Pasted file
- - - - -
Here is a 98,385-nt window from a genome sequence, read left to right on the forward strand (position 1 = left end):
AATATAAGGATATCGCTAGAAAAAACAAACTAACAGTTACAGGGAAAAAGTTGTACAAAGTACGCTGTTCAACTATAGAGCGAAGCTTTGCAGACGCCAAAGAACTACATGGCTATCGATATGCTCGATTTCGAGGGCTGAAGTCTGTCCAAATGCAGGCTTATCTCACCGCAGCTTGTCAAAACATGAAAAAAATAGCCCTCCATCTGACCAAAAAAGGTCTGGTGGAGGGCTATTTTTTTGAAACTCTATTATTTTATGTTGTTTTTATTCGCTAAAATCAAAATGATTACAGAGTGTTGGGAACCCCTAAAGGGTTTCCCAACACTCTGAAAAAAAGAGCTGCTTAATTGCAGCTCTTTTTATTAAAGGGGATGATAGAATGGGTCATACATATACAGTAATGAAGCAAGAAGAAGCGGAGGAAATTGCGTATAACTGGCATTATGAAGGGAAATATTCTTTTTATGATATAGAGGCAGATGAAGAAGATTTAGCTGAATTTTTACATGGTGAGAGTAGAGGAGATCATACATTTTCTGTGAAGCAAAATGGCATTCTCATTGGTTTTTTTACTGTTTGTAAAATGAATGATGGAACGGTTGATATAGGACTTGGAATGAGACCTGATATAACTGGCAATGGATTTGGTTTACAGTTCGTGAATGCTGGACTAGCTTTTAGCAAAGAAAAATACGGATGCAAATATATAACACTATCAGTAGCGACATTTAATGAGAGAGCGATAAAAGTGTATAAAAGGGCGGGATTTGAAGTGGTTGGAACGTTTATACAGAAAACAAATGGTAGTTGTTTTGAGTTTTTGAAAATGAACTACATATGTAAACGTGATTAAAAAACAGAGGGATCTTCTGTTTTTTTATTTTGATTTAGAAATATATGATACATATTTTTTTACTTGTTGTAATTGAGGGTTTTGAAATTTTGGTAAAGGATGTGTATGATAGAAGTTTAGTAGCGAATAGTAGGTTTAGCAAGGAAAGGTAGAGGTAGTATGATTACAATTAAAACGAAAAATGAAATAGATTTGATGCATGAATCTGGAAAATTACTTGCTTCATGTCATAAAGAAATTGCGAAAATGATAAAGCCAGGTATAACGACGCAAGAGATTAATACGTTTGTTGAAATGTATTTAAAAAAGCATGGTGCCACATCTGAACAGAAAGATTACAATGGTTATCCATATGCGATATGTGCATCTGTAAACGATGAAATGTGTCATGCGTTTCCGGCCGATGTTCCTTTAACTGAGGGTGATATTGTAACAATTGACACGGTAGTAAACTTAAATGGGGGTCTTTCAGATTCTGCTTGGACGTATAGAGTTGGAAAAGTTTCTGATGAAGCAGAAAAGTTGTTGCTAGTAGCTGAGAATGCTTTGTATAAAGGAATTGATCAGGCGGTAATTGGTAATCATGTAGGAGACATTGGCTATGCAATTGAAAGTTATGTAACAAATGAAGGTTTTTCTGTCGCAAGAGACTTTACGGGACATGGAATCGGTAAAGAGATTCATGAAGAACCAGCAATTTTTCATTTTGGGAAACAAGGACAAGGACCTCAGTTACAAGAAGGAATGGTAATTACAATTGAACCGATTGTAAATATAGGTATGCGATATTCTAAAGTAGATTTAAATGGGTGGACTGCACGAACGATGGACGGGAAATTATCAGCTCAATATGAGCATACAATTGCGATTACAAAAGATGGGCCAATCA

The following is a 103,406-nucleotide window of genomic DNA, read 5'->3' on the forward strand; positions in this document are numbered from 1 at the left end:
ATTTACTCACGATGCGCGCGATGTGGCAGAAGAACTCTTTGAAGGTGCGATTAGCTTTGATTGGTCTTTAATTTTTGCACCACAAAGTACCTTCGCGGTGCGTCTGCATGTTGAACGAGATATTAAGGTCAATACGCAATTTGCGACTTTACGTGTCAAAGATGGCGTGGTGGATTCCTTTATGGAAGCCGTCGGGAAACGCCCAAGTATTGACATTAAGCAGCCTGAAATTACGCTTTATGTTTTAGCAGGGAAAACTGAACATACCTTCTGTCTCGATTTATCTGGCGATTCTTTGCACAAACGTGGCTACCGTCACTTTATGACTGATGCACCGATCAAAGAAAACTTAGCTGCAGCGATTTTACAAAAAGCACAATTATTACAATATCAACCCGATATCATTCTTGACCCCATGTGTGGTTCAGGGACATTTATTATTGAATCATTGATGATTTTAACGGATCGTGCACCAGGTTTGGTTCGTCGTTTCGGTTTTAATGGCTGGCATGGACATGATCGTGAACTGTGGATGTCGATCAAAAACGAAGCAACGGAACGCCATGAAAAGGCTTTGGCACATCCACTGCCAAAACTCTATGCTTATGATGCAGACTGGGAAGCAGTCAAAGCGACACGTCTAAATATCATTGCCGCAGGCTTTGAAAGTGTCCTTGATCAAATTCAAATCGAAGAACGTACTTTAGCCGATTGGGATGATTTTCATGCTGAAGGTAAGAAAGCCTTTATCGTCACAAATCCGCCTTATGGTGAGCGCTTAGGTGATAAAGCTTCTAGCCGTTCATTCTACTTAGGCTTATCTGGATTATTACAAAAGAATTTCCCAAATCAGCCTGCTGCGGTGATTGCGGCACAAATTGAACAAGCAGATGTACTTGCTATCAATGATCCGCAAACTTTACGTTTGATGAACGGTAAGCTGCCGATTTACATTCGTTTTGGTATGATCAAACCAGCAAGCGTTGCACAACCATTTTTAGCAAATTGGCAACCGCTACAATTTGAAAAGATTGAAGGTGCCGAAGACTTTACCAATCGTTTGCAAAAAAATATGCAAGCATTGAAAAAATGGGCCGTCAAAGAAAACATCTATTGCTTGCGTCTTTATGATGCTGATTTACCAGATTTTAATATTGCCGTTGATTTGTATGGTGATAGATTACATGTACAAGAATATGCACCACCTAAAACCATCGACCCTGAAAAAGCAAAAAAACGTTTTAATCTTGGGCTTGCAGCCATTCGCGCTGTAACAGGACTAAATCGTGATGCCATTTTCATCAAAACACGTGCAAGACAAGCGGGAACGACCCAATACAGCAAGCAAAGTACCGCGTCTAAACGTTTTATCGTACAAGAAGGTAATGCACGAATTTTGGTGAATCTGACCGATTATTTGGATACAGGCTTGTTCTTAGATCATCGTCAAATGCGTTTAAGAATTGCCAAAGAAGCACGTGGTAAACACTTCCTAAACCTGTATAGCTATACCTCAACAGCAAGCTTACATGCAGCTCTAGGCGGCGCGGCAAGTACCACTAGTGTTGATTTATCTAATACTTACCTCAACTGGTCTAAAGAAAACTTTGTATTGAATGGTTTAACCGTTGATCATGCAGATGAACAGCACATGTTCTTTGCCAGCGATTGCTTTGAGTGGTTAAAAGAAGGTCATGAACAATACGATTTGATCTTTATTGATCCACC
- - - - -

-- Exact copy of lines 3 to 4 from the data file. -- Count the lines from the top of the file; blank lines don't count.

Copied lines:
The following is a 103,406-nucleotide window of genomic DNA, read 5'->3' on the forward strand; positions in this document are numbered from 1 at the left end:
ATTTACTCACGATGCGCGCGATGTGGCAGAAGAACTCTTTGAAGGTGCGATTAGCTTTGATTGGTCTTTAATTTTTGCACCACAAAGTACCTTCGCGGTGCGTCTGCATGTTGAACGAGATATTAAGGTCAATACGCAATTTGCGACTTTACGTGTCAAAGATGGCGTGGTGGATTCCTTTATGGAAGCCGTCGGGAAACGCCCAAGTATTGACATTAAGCAGCCTGAAATTACGCTTTATGTTTTAGCAGGGAAAACTGAACATACCTTCTGTCTCGATTTATCTGGCGATTCTTTGCACAAACGTGGCTACCGTCACTTTATGACTGATGCACCGATCAAAGAAAACTTAGCTGCAGCGATTTTACAAAAAGCACAATTATTACAATATCAACCCGATATCATTCTTGACCCCATGTGTGGTTCAGGGACATTTATTATTGAATCATTGATGATTTTAACGGATCGTGCACCAGGTTTGGTTCGTCGTTTCGGTTTTAATGGCTGGCATGGACATGATCGTGAACTGTGGATGTCGATCAAAAACGAAGCAACGGAACGCCATGAAAAGGCTTTGGCACATCCACTGCCAAAACTCTATGCTTATGATGCAGACTGGGAAGCAGTCAAAGCGACACGTCTAAATATCATTGCCGCAGGCTTTGAAAGTGTCCTTGATCAAATTCAAATCGAAGAACGTACTTTAGCCGATTGGGATGATTTTCATGCTGAAGGTAAGAAAGCCTTTATCGTCACAAATCCGCCTTATGGTGAGCGCTTAGGTGATAAAGCTTCTAGCCGTTCATTCTACTTAGGCTTATCTGGATTATTACAAAAGAATTTCCCAAATCAGCCTGCTGCGGTGATTGCGGCACAAATTGAACAAGCAGATGTACTTGCTATCAATGATCCGCAAACTTTACGTTTGATGAACGGTAAGCTGCCGATTTACATTCGTTTTGGTATGATCAAACCAGCAAGCGTTGCACAACCATTTTTAGCAAATTGGCAACCGCTACAATTTGAAAAGATTGAAGGTGCCGAAGACTTTACCAATCGTTTGCAAAAAAATATGCAAGCATTGAAAAAATGGGCCGTCAAAGAAAACATCTATTGCTTGCGTCTTTATGATGCTGATTTACCAGATTTTAATATTGCCGTTGATTTGTATGGTGATAGATTACATGTACAAGAATATGCACCACCTAAAACCATCGACCCTGAAAAAGCAAAAAAACGTTTTAATCTTGGGCTTGCAGCCATTCGCGCTGTAACAGGACTAAATCGTGATGCCATTTTCATCAAAACACGTGCAAGACAAGCGGGAACGACCCAATACAGCAAGCAAAGTACCGCGTCTAAACGTTTTATCGTACAAGAAGGTAATGCACGAATTTTGGTGAATCTGACCGATTATTTGGATACAGGCTTGTTCTTAGATCATCGTCAAATGCGTTTAAGAATTGCCAAAGAAGCACGTGGTAAACACTTCCTAAACCTGTATAGCTATACCTCAACAGCAAGCTTACATGCAGCTCTAGGCGGCGCGGCAAGTACCACTAGTGTTGATTTATCTAATACTTACCTCAACTGGTCTAAAGAAAACTTTGTATTGAATGGTTTAACCGTTGATCATGCAGATGAACAGCACATGTTCTTTGCCAGCGATTGCTTTGAGTGGTTAAAAGAAGGTCATGAACAATACGATTTGATCTTTATTGATCCACC